At the same time, I want to be clear that when I do step down as director, I will not be peeking over the shoulder of the new one. We have a unique culture here that, unless you have watched it up close, is hard to fully appreciate. The staff is so experienced, committed, and qualified that the organization needs precious little of my "direction." We make decisions about just about everything as a group (even compensation) by consensus. Once people have been here for a while, they run their own jobs and make their own decisions, although they regularly seek input from colleagues. But they do not need my approval. The next director's key job is to preserve that culture, which has made us exceptionally efficient and productive. The director will also become the leading voice for the NCEO to the public and take a leadership role in coming up with new ideas here we can all get on board with. I am fully confident, as is our board, that this transition will go very smoothly.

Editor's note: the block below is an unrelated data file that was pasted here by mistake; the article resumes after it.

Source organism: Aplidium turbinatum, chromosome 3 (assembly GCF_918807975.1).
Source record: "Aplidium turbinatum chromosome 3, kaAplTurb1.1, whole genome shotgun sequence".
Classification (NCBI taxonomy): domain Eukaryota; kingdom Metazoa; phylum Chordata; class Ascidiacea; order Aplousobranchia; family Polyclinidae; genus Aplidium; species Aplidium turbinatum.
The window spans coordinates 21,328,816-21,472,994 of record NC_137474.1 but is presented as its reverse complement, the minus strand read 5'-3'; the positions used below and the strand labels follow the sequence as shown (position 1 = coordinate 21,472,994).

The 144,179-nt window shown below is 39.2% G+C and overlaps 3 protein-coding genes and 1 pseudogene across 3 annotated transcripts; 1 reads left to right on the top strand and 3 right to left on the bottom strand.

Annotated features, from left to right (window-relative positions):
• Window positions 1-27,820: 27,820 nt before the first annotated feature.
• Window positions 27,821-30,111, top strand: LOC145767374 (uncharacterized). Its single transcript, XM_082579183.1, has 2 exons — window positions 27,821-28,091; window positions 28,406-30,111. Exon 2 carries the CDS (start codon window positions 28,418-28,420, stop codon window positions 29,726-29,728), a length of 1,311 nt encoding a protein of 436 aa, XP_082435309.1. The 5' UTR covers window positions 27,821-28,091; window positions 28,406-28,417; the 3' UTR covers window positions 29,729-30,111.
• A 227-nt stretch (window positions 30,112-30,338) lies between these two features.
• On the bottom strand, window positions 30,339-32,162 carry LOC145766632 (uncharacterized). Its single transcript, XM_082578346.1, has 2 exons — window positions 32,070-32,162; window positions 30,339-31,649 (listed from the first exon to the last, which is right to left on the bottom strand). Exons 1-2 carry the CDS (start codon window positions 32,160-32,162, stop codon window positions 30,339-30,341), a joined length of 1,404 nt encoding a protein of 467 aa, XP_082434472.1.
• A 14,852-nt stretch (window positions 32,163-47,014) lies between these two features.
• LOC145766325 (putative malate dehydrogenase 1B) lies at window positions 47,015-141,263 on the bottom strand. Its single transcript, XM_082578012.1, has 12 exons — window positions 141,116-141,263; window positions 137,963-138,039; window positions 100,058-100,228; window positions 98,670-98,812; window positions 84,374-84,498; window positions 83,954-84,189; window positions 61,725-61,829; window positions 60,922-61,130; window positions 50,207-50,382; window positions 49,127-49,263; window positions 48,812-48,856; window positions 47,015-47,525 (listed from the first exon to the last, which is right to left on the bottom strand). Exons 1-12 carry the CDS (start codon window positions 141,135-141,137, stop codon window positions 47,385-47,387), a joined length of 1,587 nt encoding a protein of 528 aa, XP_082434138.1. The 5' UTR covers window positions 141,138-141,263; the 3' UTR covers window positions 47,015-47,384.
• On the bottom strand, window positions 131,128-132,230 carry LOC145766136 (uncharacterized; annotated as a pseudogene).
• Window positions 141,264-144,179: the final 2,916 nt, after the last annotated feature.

Finally, I want to thank everyone for the gift you have given me by making it possible for me to realize the dream I had 30 years ago. I hope that I have been able to at least partially repay it, and intend to try to continue to do so for many years.

Author biography and other columns in this series